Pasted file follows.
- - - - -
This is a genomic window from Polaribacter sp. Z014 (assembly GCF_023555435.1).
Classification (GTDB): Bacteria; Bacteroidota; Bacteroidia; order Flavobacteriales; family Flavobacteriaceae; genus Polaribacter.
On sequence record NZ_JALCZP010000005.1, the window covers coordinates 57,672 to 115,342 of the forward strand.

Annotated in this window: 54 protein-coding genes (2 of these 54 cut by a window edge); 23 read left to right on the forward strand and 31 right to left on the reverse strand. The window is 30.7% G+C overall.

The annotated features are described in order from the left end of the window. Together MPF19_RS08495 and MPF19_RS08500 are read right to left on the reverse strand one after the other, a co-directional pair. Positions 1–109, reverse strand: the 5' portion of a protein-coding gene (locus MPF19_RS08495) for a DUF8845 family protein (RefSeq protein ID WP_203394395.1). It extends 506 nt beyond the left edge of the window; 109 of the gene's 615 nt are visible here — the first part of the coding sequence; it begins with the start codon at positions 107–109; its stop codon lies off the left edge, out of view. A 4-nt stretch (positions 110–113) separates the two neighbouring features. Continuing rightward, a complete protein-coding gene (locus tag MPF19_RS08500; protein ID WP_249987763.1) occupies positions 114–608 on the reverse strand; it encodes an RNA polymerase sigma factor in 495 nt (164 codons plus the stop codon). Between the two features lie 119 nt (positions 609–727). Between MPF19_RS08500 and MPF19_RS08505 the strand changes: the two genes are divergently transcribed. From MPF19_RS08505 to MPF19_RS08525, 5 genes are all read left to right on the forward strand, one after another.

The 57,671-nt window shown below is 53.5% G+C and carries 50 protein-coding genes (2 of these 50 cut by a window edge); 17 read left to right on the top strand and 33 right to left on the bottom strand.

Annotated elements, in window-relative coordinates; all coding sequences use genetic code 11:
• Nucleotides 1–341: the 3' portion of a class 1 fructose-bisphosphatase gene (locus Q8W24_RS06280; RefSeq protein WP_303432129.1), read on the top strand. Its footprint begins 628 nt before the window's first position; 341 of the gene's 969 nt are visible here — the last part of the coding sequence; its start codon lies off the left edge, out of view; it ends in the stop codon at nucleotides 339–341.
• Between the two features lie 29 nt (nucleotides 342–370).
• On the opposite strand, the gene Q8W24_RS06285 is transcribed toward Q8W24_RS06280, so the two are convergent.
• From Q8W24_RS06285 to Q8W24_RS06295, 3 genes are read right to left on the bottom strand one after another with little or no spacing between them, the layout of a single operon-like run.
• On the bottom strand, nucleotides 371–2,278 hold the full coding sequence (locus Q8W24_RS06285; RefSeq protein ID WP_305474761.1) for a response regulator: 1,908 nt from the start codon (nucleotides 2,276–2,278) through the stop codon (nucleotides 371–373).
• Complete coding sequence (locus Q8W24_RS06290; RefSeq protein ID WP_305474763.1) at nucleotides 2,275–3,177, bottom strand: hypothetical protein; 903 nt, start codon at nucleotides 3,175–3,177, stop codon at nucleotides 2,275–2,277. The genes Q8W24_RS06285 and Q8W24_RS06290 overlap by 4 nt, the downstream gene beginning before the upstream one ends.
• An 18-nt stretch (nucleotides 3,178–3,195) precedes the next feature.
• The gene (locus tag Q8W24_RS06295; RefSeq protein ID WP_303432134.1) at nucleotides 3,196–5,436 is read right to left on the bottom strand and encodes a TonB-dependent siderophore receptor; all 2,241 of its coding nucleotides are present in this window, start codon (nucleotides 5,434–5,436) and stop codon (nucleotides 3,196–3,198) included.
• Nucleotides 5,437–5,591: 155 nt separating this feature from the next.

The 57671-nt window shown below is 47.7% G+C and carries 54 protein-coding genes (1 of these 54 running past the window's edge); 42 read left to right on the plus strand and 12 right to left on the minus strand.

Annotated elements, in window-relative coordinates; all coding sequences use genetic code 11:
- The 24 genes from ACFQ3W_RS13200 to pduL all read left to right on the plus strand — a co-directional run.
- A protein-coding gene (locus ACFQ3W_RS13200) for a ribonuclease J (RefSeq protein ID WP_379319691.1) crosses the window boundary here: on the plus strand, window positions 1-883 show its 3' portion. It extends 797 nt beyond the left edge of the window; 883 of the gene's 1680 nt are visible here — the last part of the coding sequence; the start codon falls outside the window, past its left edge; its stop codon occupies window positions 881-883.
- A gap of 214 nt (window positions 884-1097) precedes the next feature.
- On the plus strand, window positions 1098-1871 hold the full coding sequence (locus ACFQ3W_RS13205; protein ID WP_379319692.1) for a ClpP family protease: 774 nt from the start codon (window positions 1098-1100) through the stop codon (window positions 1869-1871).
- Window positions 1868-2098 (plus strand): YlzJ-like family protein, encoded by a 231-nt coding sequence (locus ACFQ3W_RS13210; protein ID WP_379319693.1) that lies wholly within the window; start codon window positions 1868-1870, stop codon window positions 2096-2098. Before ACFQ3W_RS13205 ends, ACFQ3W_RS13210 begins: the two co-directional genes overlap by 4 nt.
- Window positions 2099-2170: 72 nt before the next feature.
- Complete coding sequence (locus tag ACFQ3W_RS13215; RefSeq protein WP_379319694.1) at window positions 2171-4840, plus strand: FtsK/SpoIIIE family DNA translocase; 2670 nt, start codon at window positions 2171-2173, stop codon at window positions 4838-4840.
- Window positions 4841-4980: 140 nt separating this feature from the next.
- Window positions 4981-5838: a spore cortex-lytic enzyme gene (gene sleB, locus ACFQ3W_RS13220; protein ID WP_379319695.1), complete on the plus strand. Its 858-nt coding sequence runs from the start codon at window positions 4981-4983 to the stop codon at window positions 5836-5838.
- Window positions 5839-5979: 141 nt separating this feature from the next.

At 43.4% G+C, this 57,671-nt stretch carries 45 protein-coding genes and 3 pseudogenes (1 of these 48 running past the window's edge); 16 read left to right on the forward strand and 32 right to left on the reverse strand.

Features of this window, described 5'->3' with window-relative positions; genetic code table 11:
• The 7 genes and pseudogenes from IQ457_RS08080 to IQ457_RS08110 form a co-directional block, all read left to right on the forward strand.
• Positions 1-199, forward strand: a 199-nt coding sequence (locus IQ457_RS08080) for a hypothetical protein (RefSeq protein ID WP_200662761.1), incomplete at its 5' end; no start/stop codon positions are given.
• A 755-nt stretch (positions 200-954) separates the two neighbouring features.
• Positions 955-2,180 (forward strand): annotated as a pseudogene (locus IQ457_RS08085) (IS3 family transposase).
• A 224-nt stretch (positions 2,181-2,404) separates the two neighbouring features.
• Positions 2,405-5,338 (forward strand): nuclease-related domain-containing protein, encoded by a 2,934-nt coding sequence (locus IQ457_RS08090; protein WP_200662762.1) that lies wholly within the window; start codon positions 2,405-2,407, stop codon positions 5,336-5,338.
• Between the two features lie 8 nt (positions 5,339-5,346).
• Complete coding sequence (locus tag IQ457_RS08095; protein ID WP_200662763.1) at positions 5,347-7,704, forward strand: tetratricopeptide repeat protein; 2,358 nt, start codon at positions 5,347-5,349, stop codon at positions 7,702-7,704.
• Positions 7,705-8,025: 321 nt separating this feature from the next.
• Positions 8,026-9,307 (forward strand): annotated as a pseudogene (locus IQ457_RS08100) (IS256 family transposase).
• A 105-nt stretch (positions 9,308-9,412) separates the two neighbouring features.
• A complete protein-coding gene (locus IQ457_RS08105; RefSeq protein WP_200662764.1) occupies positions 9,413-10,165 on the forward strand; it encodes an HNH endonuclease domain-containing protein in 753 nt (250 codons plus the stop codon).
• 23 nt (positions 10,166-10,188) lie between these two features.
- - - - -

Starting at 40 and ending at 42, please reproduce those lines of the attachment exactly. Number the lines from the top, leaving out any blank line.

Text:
• Positions 8,026-9,307 (forward strand): annotated as a pseudogene (locus IQ457_RS08100) (IS256 family transposase).
• A 105-nt stretch (positions 9,308-9,412) separates the two neighbouring features.
• A complete protein-coding gene (locus IQ457_RS08105; RefSeq protein WP_200662764.1) occupies positions 9,413-10,165 on the forward strand; it encodes an HNH endonuclease domain-containing protein in 753 nt (250 codons plus the stop codon).